Every day, folks waiting for their cars to be washed pack this tiny El Paso institution, chowing down on carne picada (stir-fried beef tips with chopped tomato, onion, and jalapeño) and stacked enchiladas in red-chile sauce with a fried egg on top. The grub’s good, but the people-watching is better. Visiting celebrities like Julia Child are invariably dragged here, and one day last July former Texas con man extraordinaire Billy Sol Estes showed up for breakfast.
Guacamole: 1. Chips: 2. Salsas: 2.5 (green, or red chile de árbol).
3622 E. Missouri, 915-566-8418.
Listen up, all you people who think (as I once did) that chile con queso is melted Velveeta and Ro-Tel tomatoes: L&J’s version sets the standard. This simmering bowl comes brimming with peppers (roasted New Mexico green chiles) and oozing with queso (melted Wisconsin Muenster, a mild white cheese popular in El Paso). A splash of sour cream adds richness. The chicken enchiladas are big and sloppy and great.
Guacamole: 1. Chips: 5 (homemade). Green salsa: 3. Red chile de árbol salsa: 2.5.
212 W. Overland, 915-533-0533.
This hip bar and grill, which rocks on weekend nights, has some of the best nuevo Mexican food in El Paso—respectful of tradition but not afraid to tinker with it. Take, for example, the chilorio: a yummy chilled dish of shredded pork cooked with chipotle chiles and citrus juices, finished with white wine, and dressed with a touch of balsamic vinegar. All kinds of snacks are available too, like tortillas (you get two for 21 cents) and chiles atropellados for 79 cents each; the name translates loosely as “stomped-on,” which is how your tongue feels after you’ve eaten one of these babies.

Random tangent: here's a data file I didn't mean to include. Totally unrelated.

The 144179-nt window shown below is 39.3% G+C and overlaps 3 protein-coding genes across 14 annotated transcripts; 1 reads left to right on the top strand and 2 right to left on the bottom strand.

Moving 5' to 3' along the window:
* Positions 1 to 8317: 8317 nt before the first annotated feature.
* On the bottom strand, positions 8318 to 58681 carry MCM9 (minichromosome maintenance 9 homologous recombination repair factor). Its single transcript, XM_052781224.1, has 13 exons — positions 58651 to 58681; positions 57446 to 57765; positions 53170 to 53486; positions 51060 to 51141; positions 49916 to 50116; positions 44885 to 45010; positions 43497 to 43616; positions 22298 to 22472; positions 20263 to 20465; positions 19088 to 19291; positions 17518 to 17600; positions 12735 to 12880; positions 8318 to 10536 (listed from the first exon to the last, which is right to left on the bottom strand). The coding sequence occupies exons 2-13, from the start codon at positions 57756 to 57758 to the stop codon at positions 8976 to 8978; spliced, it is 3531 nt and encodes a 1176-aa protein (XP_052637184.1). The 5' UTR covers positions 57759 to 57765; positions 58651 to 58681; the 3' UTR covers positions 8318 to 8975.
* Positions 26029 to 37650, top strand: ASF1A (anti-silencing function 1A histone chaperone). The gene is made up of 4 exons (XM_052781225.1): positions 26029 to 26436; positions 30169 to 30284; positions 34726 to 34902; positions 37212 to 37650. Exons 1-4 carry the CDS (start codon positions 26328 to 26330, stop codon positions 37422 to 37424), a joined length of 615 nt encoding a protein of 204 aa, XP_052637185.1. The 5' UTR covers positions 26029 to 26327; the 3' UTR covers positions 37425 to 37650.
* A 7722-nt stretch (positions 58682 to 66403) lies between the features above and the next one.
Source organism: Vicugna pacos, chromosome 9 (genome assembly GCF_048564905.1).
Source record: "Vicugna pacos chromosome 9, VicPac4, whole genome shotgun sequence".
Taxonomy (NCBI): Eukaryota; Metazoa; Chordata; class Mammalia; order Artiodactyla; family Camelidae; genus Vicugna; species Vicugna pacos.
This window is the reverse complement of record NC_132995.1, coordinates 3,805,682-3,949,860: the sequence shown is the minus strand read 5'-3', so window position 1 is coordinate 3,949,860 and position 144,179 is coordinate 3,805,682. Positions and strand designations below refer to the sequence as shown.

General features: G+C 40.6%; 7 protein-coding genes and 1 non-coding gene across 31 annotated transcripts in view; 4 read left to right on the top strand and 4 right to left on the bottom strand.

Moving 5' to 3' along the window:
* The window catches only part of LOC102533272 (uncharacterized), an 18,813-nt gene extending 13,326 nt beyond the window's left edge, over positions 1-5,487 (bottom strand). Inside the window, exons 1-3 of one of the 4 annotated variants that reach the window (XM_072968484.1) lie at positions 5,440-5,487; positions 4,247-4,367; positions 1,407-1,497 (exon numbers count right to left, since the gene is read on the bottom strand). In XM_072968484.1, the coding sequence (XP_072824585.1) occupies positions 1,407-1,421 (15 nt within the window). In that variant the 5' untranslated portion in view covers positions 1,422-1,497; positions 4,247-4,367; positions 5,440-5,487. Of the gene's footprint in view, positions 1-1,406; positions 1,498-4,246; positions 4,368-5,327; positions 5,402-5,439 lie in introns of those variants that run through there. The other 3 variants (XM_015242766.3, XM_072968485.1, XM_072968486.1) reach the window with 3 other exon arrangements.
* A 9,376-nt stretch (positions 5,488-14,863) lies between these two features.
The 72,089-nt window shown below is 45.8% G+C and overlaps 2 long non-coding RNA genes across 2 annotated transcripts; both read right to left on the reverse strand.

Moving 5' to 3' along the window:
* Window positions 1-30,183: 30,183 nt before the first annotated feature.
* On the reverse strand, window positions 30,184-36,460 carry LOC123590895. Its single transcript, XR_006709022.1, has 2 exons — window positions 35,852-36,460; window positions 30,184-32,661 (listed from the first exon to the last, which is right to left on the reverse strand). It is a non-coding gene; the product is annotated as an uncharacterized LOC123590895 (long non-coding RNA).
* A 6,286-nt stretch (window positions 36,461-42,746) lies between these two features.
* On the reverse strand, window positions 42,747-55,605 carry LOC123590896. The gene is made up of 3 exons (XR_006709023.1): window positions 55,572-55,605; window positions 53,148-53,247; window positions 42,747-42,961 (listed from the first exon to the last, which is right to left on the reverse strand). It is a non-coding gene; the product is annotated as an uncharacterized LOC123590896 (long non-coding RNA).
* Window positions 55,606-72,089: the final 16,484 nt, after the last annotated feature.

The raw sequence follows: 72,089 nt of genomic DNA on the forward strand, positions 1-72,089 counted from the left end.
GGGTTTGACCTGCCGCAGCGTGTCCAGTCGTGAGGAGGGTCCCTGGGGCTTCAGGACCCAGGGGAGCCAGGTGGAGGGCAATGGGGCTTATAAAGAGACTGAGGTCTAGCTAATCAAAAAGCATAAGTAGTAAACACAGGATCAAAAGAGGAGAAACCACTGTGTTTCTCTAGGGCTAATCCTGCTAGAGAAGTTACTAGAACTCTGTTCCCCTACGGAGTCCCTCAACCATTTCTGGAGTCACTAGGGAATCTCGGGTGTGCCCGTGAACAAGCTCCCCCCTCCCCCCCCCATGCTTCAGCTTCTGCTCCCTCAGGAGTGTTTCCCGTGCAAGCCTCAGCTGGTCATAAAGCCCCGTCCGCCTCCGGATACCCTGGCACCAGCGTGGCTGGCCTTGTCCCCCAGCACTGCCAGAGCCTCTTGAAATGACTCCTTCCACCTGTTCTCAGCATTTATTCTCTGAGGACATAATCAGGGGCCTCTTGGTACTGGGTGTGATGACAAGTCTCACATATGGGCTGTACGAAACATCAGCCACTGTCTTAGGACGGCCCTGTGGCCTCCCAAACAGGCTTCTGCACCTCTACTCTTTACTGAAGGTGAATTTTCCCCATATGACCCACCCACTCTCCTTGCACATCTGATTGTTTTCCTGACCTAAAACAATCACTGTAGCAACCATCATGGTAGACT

Guacamole: 3. Chips: 5. Salsa: 4.
7209 Seventh Street, Canutillo; 915-877-2176.
Last Christmas Eve, the Canutillo Tortilla Factory and Little Diner sold an incredible two tons of masa for making tamales. The factory also produced an uncounted number of ready-made tamales—such is the appetite of the good people of El Paso for this delicacy. If you show up on Monday or Thursday any time of the year, you too can get fine, fresh tamales (the chicken-and-cheese are primo) at this homey, concrete-floored spot outside the city limits. The gorditas, masa cakes made with stone-ground corn milled at the factory, are good too, especially those with beans.
Guacamole: 3 (plain mashed avocado). Chips: 5 (homemade). Salsa: 2.5.
TACOS SANTA CECILIA
5500 El Paso Drive at Paisano, 915-772-3435.
A Mexican radio station is blasting away in a big, unfancy concrete building filled with pre-fab vinyl booths, but the food is so good, you won’t care. In this sunny, open room, alternate layers of beef and pork are roasting away on a vertical rotating spit called a trompo, or “top”; coarse, Juárez-made tortillas are being heated; and fresh avocados are being peeled—all to make the best tacos in the city. Despite the plastic plates and utensils, each order comes prettily garnished with radishes and an avocado half. This is the essence of down-to-earth haute cuisine.
Guacamole: 4. Chips: 3.5. Salsas: 5 (green sauce of jalapeño and tomatillo, red sauce of chile de árbol, chile pequín, and tomatillo).